Doncaster Metropolitan Borough Council v Watson: Defending the system

The report of the judgment in the application by Elizabeth Watson to purge her contempt has now been published on Bailii.

As is well known, the President released Ms. Watson (the nine month prison sentence she previously received was suspended for two years). However, the (short) judgment is remarkable for the number of points that the President makes in 'defence' of the family justice system:
"The first myth I wish to explode is that a person can be sent to prison "in secret". Nobody in this country is sent to prison for contempt of court "in secret"." (Paragraph 2)
"The Family court are frequently accused of acting "in secret". It needs to be emphasised that courts hearing cases involving children under the Children Act 1989 sit in private to hear evidence because they are democratically authorised to do so by Parliament. They do so to protect the interests and confidentiality of children. The courts thus regard - and I certainly regard - with particular seriousness any breach of a court order designed to protect the identify and confidentiality of a child." (Paragraph 5)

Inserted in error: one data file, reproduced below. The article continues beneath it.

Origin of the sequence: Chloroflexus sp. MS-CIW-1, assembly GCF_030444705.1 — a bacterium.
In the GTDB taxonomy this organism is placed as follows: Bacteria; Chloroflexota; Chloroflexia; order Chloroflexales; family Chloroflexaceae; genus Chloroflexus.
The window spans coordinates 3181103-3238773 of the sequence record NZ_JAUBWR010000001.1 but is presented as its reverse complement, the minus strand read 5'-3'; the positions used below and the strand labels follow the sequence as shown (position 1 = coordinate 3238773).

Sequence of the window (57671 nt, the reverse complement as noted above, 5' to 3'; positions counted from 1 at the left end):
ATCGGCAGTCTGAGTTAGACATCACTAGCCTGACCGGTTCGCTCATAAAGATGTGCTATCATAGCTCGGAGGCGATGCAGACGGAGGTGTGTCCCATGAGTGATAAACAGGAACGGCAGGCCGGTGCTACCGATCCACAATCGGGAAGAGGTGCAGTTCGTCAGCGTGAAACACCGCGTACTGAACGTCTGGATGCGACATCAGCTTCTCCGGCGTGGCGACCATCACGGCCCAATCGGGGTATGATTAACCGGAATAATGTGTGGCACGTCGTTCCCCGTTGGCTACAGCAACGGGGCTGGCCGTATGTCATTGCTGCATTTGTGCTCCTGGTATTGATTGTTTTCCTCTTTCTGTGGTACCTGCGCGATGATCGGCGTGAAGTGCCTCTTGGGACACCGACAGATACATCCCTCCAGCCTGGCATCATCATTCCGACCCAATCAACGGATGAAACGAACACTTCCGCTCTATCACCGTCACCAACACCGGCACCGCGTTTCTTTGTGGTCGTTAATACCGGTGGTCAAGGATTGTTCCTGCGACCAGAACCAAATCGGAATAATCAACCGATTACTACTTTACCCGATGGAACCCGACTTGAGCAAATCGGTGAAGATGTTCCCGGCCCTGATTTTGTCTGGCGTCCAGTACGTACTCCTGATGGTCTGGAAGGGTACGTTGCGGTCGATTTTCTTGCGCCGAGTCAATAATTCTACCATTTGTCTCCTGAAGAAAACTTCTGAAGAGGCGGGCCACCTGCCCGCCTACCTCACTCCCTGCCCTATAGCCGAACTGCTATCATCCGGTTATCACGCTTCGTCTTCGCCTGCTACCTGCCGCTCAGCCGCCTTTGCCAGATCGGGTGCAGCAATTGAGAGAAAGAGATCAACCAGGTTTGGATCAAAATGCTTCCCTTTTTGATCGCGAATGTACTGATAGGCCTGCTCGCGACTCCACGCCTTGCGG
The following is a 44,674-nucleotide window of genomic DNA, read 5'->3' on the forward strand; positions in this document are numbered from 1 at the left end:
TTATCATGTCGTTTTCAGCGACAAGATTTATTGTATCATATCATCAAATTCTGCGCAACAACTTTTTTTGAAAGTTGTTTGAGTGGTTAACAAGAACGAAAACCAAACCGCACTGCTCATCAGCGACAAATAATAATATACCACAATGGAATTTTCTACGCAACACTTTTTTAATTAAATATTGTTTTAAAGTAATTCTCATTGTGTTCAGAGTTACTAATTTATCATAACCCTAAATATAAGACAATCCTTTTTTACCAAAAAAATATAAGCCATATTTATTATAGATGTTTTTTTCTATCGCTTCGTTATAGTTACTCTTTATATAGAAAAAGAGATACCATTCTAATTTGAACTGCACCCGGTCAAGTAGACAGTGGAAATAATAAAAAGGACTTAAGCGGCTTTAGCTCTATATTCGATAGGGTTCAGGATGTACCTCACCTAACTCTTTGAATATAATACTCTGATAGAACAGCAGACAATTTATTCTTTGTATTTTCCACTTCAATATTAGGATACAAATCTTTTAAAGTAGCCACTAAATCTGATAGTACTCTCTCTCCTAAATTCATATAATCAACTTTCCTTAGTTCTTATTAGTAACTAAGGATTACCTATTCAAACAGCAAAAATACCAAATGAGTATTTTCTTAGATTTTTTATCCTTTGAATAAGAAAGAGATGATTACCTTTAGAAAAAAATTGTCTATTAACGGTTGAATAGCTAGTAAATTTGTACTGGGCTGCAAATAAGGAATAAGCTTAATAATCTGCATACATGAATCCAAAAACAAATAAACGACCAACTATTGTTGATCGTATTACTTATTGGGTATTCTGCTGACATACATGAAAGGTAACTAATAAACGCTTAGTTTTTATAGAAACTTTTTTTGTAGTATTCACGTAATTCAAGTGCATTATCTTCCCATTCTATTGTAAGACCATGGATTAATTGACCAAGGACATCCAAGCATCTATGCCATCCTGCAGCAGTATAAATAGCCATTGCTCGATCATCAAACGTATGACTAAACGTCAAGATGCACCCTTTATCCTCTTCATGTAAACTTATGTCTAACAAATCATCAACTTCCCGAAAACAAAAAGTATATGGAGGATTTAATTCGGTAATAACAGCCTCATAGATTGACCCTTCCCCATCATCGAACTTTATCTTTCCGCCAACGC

"...judges believe in the rule of law and in free speech." (Paragraph 6)
"...where a judge makes an order restricting publicity and forbidding the identification of a child, he or she is duty bound to carry out what has been described by the House of Lords as "an intense focus" on the rights of a child and the rights of everybody else to free speech." (Paragraph 7)
And in a postscript (at paragraphs 22 and 23):
"I conclude by making two points: the first is to note that the independent Family Justice Review, whilst making a number of criticisms of the Family Justice System, went out of its way in paragraph 7 of its Interim Report to say: "We have been impressed by the dedication and capability of those who work in the Family Justice System. Their work is hugely demanding and often highly stressful". Those who criticise the System and the integrity of those who work within it would do well to bear these findings in mind.

Secondly, I wish to re-emphasise that committal proceedings are not issued in order to stifle free speech, but to ensure obedience to orders of the court. Everybody is entitled to free speech; but equally nobody is entitled to breach an order of the court."